i made the cornrows: Portraits of Black Nebraskans | by Katharen WieseApril 1, 2022 - May 15, 2022
The history of Black art in America is a history of re-appropriation, protest, and infiltration: a history I am proud to be responding and contributing to, as I navigate my own identity as a multiracial Black woman. i made the cornrows is my first major solo exhibition, for which this catalog is named. The works observe intersectional identities among African-diasporic Nebraskans. The multimedia paintings and prints are generated in response to interviews and cooperative photoshoots, allowing the sitters to be both seen and heard. The artworks and corresponding audio recordings in the exhibit were created in hopes of bringing nuanced representations of Black identity to a wider audience.
Regardless of color or culture, many Black Nebraskans hear “You are the Whitest Black person I know,” meaning: you are either not what someone was hoping for or not what they expected. I did not always know I was welcome to own my Blackness, partly because I have fair skin and saw so few people like myself. In Lincoln, Nebraska my opportunities to explore my racial identity were limited to table talk: mom was chocolate milk and dad was regular. The message: Whiteness = normalcy.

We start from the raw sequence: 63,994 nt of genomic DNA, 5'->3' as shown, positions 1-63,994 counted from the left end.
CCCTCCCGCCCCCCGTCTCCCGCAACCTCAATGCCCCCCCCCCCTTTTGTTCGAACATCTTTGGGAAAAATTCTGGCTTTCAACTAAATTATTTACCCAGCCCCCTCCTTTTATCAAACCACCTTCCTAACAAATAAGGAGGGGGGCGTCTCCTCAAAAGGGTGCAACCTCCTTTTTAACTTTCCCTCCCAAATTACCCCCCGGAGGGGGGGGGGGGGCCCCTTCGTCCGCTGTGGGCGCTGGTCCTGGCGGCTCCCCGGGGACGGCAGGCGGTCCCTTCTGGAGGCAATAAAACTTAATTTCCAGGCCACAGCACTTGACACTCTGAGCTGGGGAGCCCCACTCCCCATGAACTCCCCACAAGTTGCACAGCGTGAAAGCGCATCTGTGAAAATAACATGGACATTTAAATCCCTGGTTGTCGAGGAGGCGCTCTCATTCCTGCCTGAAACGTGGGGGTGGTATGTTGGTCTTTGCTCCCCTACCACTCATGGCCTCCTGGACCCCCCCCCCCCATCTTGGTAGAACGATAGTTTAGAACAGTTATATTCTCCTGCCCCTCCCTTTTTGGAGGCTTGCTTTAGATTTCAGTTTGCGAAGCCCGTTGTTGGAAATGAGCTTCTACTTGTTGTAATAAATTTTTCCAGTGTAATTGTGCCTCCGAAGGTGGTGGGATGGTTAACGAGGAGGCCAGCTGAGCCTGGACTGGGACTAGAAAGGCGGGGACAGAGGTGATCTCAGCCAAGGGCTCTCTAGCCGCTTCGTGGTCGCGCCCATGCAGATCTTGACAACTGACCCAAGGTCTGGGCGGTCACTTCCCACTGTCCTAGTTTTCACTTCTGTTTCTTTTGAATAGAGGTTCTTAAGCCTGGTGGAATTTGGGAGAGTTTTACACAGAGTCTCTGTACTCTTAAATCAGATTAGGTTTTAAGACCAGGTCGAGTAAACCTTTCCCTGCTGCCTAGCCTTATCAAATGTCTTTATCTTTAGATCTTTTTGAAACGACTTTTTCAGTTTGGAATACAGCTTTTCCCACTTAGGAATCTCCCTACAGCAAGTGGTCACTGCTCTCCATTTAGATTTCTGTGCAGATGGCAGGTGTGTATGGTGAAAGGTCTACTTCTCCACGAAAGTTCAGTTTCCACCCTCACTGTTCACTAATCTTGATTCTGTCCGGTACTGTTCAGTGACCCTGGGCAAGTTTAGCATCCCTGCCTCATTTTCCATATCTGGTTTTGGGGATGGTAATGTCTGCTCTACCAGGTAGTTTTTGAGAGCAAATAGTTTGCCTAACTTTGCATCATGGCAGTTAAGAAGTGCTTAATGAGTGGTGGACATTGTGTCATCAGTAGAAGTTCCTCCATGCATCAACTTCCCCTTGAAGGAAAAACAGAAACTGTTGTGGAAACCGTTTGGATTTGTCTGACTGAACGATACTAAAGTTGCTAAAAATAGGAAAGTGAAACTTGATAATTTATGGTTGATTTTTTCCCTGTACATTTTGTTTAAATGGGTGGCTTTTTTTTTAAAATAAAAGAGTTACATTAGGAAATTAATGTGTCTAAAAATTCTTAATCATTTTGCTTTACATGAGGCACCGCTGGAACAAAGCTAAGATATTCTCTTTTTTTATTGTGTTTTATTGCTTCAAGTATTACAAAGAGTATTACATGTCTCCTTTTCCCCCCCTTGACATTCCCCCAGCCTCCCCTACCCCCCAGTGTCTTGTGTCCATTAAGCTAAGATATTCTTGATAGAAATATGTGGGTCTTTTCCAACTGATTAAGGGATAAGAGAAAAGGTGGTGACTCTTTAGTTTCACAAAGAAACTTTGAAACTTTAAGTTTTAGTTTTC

In my undergraduate studies, I encountered paintings by Kerry James Marshall depicting Black skin with an exclusively black palette, a fully embodied Blackness in Barkley Hendricks’ life sized paintings, and Lorna Simpson’s photographic investigations of gender and media: subjects I’d longed to see in a museum space. Among my introduction to Black contemporary art, I seldom found representation of multiracial Black life.
The term “high yellow” was historically attributed to Black people with light skin, some of whom participated in discriminatory practices like the Brown Bag Test. Yellowness, or this state of being between races and/or spaces, can mean colorism, can mean oppression, can mean ______, and that is the space I am most interested in: the point at which the body is still deciding what kind of body to be. In my work, Hunny, yellow comes to represent contentment in the flux of decision: a space where binary understandings of race and gender are undermined and made spectral.